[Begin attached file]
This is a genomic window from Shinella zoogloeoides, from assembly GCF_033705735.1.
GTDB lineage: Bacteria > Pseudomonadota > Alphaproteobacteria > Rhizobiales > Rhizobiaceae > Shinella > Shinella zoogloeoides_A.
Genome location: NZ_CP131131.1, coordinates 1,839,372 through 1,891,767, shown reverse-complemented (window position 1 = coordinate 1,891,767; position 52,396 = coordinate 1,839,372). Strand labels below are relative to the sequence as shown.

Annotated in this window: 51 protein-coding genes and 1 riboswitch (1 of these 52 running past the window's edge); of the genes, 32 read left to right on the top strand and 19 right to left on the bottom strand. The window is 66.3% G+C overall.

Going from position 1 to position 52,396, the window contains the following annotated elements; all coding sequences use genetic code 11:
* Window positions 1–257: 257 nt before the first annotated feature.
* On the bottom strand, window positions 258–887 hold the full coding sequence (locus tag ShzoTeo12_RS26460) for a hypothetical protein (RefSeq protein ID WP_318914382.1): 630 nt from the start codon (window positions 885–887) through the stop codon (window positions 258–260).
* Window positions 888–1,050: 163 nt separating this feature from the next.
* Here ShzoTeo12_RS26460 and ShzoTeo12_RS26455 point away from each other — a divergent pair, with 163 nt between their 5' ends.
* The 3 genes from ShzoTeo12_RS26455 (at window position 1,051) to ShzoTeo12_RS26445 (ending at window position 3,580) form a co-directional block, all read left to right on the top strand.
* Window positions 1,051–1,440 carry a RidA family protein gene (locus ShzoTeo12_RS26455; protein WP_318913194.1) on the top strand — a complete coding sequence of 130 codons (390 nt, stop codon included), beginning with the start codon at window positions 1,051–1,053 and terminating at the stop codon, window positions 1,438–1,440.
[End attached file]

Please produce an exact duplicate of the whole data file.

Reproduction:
This is a genomic window from Shinella zoogloeoides, from assembly GCF_033705735.1.
GTDB lineage: Bacteria > Pseudomonadota > Alphaproteobacteria > Rhizobiales > Rhizobiaceae > Shinella > Shinella zoogloeoides_A.
Genome location: NZ_CP131131.1, coordinates 1,839,372 through 1,891,767, shown reverse-complemented (window position 1 = coordinate 1,891,767; position 52,396 = coordinate 1,839,372). Strand labels below are relative to the sequence as shown.

Annotated in this window: 51 protein-coding genes and 1 riboswitch (1 of these 52 running past the window's edge); of the genes, 32 read left to right on the top strand and 19 right to left on the bottom strand. The window is 66.3% G+C overall.

Going from position 1 to position 52,396, the window contains the following annotated elements; all coding sequences use genetic code 11:
* Window positions 1–257: 257 nt before the first annotated feature.
* On the bottom strand, window positions 258–887 hold the full coding sequence (locus tag ShzoTeo12_RS26460) for a hypothetical protein (RefSeq protein ID WP_318914382.1): 630 nt from the start codon (window positions 885–887) through the stop codon (window positions 258–260).
* Window positions 888–1,050: 163 nt separating this feature from the next.
* Here ShzoTeo12_RS26460 and ShzoTeo12_RS26455 point away from each other — a divergent pair, with 163 nt between their 5' ends.
* The 3 genes from ShzoTeo12_RS26455 (at window position 1,051) to ShzoTeo12_RS26445 (ending at window position 3,580) form a co-directional block, all read left to right on the top strand.
* Window positions 1,051–1,440 carry a RidA family protein gene (locus ShzoTeo12_RS26455; protein WP_318913194.1) on the top strand — a complete coding sequence of 130 codons (390 nt, stop codon included), beginning with the start codon at window positions 1,051–1,053 and terminating at the stop codon, window positions 1,438–1,440.